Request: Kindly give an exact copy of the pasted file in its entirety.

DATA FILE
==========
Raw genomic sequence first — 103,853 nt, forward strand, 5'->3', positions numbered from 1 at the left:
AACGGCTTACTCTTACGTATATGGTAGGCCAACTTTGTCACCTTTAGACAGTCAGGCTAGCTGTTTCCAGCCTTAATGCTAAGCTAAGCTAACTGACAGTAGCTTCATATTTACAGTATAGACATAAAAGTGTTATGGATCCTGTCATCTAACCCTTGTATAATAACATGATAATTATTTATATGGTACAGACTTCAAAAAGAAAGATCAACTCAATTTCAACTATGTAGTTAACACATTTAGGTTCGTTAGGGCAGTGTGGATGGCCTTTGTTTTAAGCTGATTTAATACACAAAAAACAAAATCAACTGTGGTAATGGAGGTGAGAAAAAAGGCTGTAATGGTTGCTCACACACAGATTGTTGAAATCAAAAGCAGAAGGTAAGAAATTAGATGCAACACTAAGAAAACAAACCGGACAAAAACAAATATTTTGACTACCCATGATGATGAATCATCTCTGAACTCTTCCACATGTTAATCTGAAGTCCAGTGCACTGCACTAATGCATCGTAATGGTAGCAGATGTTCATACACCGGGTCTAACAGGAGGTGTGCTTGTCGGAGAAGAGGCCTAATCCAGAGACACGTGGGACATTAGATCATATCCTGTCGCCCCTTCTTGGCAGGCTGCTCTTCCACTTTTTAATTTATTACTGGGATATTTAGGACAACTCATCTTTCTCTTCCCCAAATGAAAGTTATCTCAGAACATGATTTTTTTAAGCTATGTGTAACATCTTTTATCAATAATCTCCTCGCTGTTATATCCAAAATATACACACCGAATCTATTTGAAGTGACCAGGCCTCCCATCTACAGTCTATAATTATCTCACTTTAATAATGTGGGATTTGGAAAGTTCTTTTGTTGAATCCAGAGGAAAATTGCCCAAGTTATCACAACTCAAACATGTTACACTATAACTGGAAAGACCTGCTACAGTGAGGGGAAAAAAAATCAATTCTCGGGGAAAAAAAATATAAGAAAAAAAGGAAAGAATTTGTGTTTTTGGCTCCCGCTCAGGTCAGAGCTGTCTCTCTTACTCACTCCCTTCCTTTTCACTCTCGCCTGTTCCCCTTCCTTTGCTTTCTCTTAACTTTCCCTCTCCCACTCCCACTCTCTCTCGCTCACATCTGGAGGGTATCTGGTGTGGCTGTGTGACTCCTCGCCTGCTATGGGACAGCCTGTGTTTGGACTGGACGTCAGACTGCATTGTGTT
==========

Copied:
Raw genomic sequence first — 103,853 nt, forward strand, 5'->3', positions numbered from 1 at the left:
AACGGCTTACTCTTACGTATATGGTAGGCCAACTTTGTCACCTTTAGACAGTCAGGCTAGCTGTTTCCAGCCTTAATGCTAAGCTAAGCTAACTGACAGTAGCTTCATATTTACAGTATAGACATAAAAGTGTTATGGATCCTGTCATCTAACCCTTGTATAATAACATGATAATTATTTATATGGTACAGACTTCAAAAAGAAAGATCAACTCAATTTCAACTATGTAGTTAACACATTTAGGTTCGTTAGGGCAGTGTGGATGGCCTTTGTTTTAAGCTGATTTAATACACAAAAAACAAAATCAACTGTGGTAATGGAGGTGAGAAAAAAGGCTGTAATGGTTGCTCACACACAGATTGTTGAAATCAAAAGCAGAAGGTAAGAAATTAGATGCAACACTAAGAAAACAAACCGGACAAAAACAAATATTTTGACTACCCATGATGATGAATCATCTCTGAACTCTTCCACATGTTAATCTGAAGTCCAGTGCACTGCACTAATGCATCGTAATGGTAGCAGATGTTCATACACCGGGTCTAACAGGAGGTGTGCTTGTCGGAGAAGAGGCCTAATCCAGAGACACGTGGGACATTAGATCATATCCTGTCGCCCCTTCTTGGCAGGCTGCTCTTCCACTTTTTAATTTATTACTGGGATATTTAGGACAACTCATCTTTCTCTTCCCCAAATGAAAGTTATCTCAGAACATGATTTTTTTAAGCTATGTGTAACATCTTTTATCAATAATCTCCTCGCTGTTATATCCAAAATATACACACCGAATCTATTTGAAGTGACCAGGCCTCCCATCTACAGTCTATAATTATCTCACTTTAATAATGTGGGATTTGGAAAGTTCTTTTGTTGAATCCAGAGGAAAATTGCCCAAGTTATCACAACTCAAACATGTTACACTATAACTGGAAAGACCTGCTACAGTGAGGGGAAAAAAAATCAATTCTCGGGGAAAAAAAATATAAGAAAAAAAGGAAAGAATTTGTGTTTTTGGCTCCCGCTCAGGTCAGAGCTGTCTCTCTTACTCACTCCCTTCCTTTTCACTCTCGCCTGTTCCCCTTCCTTTGCTTTCTCTTAACTTTCCCTCTCCCACTCCCACTCTCTCTCGCTCACATCTGGAGGGTATCTGGTGTGGCTGTGTGACTCCTCGCCTGCTATGGGACAGCCTGTGTTTGGACTGGACGTCAGACTGCATTGTGTT